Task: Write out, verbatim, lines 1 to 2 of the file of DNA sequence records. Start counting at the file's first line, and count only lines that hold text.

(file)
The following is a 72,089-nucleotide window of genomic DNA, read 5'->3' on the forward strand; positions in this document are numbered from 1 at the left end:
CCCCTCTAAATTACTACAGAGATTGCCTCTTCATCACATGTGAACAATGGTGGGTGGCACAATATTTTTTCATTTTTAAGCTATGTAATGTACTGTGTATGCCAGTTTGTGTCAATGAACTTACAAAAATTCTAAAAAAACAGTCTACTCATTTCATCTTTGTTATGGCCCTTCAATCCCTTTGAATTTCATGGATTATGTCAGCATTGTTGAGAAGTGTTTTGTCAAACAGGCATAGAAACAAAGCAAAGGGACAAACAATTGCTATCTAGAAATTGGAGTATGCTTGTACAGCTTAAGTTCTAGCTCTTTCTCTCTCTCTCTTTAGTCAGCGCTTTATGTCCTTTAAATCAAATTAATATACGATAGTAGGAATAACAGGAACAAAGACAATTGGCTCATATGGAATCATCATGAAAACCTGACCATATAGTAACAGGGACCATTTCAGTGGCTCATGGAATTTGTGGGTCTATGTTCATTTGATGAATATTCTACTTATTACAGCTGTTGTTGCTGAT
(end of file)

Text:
The following is a 72,089-nucleotide window of genomic DNA, read 5'->3' on the forward strand; positions in this document are numbered from 1 at the left end:
CCCCTCTAAATTACTACAGAGATTGCCTCTTCATCACATGTGAACAATGGTGGGTGGCACAATATTTTTTCATTTTTAAGCTATGTAATGTACTGTGTATGCCAGTTTGTGTCAATGAACTTACAAAAATTCTAAAAAAACAGTCTACTCATTTCATCTTTGTTATGGCCCTTCAATCCCTTTGAATTTCATGGATTATGTCAGCATTGTTGAGAAGTGTTTTGTCAAACAGGCATAGAAACAAAGCAAAGGGACAAACAATTGCTATCTAGAAATTGGAGTATGCTTGTACAGCTTAAGTTCTAGCTCTTTCTCTCTCTCTCTTTAGTCAGCGCTTTATGTCCTTTAAATCAAATTAATATACGATAGTAGGAATAACAGGAACAAAGACAATTGGCTCATATGGAATCATCATGAAAACCTGACCATATAGTAACAGGGACCATTTCAGTGGCTCATGGAATTTGTGGGTCTATGTTCATTTGATGAATATTCTACTTATTACAGCTGTTGTTGCTGAT